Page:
Sunday, June 22, 2008

Who's watching over your money: here we go again

As the collapse of once mighty financial system unravels, we again see the unpleasant truth: financial professionals do not have your financial well-being as their primary objective. These two hedge fund managers started moving their money out of their hedge funds while reassuring the investors(I doubt that there were any doctors among them, though) that everything is great.

Lesson learned(or , rather, confirmed): investors should watch out for themselves, without much reliance on "professional" help

And yet another hedge fund manager, this one faking his own suicide to avoid going to jail:

Thursday, June 19, 2008

Breakfast: go out or eat at home?

We liked to go out for breakfast: there is something in it that going out to, say, dinner doesn't have. The atmosphere of the breakfast places, their pace and the crowd is quite different from any other setting. We usually ordered some muffins or pancakes or eggs-just typical breakfast food, nothing fancy. The total bill for us amounted to something like $12-14. Recently, I've gotten into a habit of making our weekend breakfasts at home. I got the whole grain pancake mix from Trader Joe's (cost $2.29) and Betty Crocker muffin mix( cost $3.00) from Target.

By using 1/3 of the pack of a pancake mix, I produced 10 medium-sized, fluffy and (at least to me!) delicious pancakes enough for a full breakfast. That's 76 cents for a family breakfast! Now, the recipe called for 2 tablespoons of vegetable oil and 2 eggs, that add to overall cost, depending on your local costs of eggs. Then syrup- how much is for 2 tablespoons?Coffee, too, but home -made coffee cost much, much less than any cheapest prepared coffee. I estimate the price of home-brewed coffee to be anywhere from 10 to 20 cents a cup( for the most expensive brands like Kona) So overall cost of such breakfast is probably less than 2 dollars for a small family, 6 times less than at breakfast place. Probably more delicious, because you use high quality products (incl. coffee) Time investment: 15 minutes.

Now, for muffins:(that's for another day, since you'll be too full from pancakes) the whole pack would yield 12 medium sized muffins- again, very yummy.

So, at the end, the cost savings, if not grandiose in absolute terms, are enormous percentage wise.

Educate thyself, part 10 : Technical analysis

Technical analysis has to do with the trends in the market (or segments thereof). By analyzing the chart some professionals say they can predict the troughing(peaking) of a given security or a segment of the market.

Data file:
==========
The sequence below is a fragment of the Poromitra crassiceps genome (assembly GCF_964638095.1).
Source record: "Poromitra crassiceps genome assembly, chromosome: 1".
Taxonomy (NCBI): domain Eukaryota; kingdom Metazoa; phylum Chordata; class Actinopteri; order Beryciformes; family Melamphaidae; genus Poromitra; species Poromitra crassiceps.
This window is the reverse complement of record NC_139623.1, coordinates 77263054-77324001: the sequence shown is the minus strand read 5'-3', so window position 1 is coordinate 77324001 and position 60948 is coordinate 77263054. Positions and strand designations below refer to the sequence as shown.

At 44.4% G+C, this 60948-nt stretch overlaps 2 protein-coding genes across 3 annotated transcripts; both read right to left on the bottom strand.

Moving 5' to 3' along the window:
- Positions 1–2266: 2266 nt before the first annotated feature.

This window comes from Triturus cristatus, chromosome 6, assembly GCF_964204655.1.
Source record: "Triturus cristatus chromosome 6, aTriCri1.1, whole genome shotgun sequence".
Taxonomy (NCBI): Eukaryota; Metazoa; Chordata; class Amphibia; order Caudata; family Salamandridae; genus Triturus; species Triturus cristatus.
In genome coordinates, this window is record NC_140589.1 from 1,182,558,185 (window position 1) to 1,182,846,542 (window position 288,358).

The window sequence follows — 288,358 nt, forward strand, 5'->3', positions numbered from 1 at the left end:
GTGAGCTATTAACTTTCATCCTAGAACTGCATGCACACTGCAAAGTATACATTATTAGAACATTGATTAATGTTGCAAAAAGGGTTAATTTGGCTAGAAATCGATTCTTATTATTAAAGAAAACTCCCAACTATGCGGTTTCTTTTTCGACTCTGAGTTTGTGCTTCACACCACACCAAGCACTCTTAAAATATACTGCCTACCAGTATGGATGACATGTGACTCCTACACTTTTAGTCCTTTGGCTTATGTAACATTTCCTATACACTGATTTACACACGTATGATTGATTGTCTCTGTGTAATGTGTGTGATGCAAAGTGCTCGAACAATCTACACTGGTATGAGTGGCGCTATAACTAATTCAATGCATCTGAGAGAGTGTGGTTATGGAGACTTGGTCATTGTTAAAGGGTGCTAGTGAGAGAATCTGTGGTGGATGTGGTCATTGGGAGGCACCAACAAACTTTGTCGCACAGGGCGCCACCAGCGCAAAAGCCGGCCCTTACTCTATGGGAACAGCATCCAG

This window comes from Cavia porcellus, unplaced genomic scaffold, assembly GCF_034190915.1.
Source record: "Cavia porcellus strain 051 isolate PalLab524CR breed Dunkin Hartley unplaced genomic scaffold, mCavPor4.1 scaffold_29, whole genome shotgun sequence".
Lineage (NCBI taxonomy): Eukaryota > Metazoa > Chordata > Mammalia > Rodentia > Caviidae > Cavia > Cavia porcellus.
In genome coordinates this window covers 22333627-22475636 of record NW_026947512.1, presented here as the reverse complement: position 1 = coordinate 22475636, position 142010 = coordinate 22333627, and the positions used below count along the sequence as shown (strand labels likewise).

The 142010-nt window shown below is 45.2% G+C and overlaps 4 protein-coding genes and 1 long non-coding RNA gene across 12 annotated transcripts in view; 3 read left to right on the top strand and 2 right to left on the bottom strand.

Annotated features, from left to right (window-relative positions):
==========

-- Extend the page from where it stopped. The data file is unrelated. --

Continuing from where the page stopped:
That is clearly not my choice of investing, since it's very time-consuming and of questionable long-term profitability.

Friday, June 13, 2008

Educate thyself, part 9 : Efficient market theory

According to efficient market theory (EMT), markets, you guessed it right, are efficient. That is, the news about favorable and unfavorable developments (we've been getting more of the latter lately) spread so fast that over- and undervalued securities would rectify themselves in price as they would be sold or bought by the investors armed with their newly acquired knowledge. As the popular joke about EMT goes- a professor and a student walk down the street and student sees a $10 bill. Professor says "Don't bother picking it up, for if it was indeed a $10 bill, it wouldn't be there"
But we all know that there are wild swings in the market, they happen all the time. So the markets cannot be efficient, right? The real question is not whether or not the markets are truly efficient or inefficient- it doesn't matter. What matters is whether or not there are EXPLOITABLE inefficiencies in the market allowing us to make money.
So, thinking about the joke above, the question is not whether to pick up a $10 bill, the question is whether walking around looking for scattered $10 bills is the way to make money in the market.

Tuesday, June 10, 2008

Educate thyself, part 8: Value investing

Most of what I know about value investing comes from Warren Buffett's article The Superinvestors of Graham-and Doddsville,which is based on his speech at Columbia Business School in May of 1984, celebrating 50th anniversary of publication of Security Analysis by Graham and Dodd. ( I have a PDF version of it, but don't know how to upload it, for those who're interested, i can e-mail it to them).
The message is rather simple: find the undervalued (by the market) securities, and buy them.Then sell those that are overvalued. He shows the track record of many students of Graham ( like himself), which speaks for itself: most of them beat S&P 500 returns by 60-80% annually, on average. The point Buffett is making is that all these people are buying the business, not its stock.